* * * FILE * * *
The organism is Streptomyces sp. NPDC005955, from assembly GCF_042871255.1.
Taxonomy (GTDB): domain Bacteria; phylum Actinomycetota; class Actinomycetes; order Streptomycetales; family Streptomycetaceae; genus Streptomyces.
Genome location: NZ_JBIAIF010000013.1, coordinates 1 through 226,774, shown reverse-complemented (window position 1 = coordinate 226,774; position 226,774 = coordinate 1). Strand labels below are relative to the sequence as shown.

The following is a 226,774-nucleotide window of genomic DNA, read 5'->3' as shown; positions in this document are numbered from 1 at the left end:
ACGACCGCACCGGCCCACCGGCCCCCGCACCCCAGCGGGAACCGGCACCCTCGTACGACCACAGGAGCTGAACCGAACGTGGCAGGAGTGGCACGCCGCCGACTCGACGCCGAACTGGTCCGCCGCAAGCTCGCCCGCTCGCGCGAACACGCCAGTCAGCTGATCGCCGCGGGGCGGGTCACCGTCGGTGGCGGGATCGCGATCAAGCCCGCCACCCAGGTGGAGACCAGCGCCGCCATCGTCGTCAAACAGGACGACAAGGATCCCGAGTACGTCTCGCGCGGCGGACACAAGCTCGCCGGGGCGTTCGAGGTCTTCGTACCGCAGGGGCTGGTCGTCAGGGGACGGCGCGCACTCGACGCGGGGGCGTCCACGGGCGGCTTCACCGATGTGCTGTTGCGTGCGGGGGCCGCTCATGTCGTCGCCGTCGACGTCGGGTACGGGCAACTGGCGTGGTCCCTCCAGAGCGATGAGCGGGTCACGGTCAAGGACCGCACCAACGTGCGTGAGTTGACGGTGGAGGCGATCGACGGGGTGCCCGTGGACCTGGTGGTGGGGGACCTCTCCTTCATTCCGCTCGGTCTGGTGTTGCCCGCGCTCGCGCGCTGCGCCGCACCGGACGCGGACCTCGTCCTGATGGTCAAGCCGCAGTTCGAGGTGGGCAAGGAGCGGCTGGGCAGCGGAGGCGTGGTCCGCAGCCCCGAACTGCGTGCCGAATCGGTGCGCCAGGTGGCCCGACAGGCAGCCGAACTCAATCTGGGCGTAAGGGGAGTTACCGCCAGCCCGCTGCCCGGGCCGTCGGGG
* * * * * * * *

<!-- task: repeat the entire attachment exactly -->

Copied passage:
The organism is Streptomyces sp. NPDC005955, from assembly GCF_042871255.1.
Taxonomy (GTDB): domain Bacteria; phylum Actinomycetota; class Actinomycetes; order Streptomycetales; family Streptomycetaceae; genus Streptomyces.
Genome location: NZ_JBIAIF010000013.1, coordinates 1 through 226,774, shown reverse-complemented (window position 1 = coordinate 226,774; position 226,774 = coordinate 1). Strand labels below are relative to the sequence as shown.

The following is a 226,774-nucleotide window of genomic DNA, read 5'->3' as shown; positions in this document are numbered from 1 at the left end:
ACGACCGCACCGGCCCACCGGCCCCCGCACCCCAGCGGGAACCGGCACCCTCGTACGACCACAGGAGCTGAACCGAACGTGGCAGGAGTGGCACGCCGCCGACTCGACGCCGAACTGGTCCGCCGCAAGCTCGCCCGCTCGCGCGAACACGCCAGTCAGCTGATCGCCGCGGGGCGGGTCACCGTCGGTGGCGGGATCGCGATCAAGCCCGCCACCCAGGTGGAGACCAGCGCCGCCATCGTCGTCAAACAGGACGACAAGGATCCCGAGTACGTCTCGCGCGGCGGACACAAGCTCGCCGGGGCGTTCGAGGTCTTCGTACCGCAGGGGCTGGTCGTCAGGGGACGGCGCGCACTCGACGCGGGGGCGTCCACGGGCGGCTTCACCGATGTGCTGTTGCGTGCGGGGGCCGCTCATGTCGTCGCCGTCGACGTCGGGTACGGGCAACTGGCGTGGTCCCTCCAGAGCGATGAGCGGGTCACGGTCAAGGACCGCACCAACGTGCGTGAGTTGACGGTGGAGGCGATCGACGGGGTGCCCGTGGACCTGGTGGTGGGGGACCTCTCCTTCATTCCGCTCGGTCTGGTGTTGCCCGCGCTCGCGCGCTGCGCCGCACCGGACGCGGACCTCGTCCTGATGGTCAAGCCGCAGTTCGAGGTGGGCAAGGAGCGGCTGGGCAGCGGAGGCGTGGTCCGCAGCCCCGAACTGCGTGCCGAATCGGTGCGCCAGGTGGCCCGACAGGCAGCCGAACTCAATCTGGGCGTAAGGGGAGTTACCGCCAGCCCGCTGCCCGGGCCGTCGGGG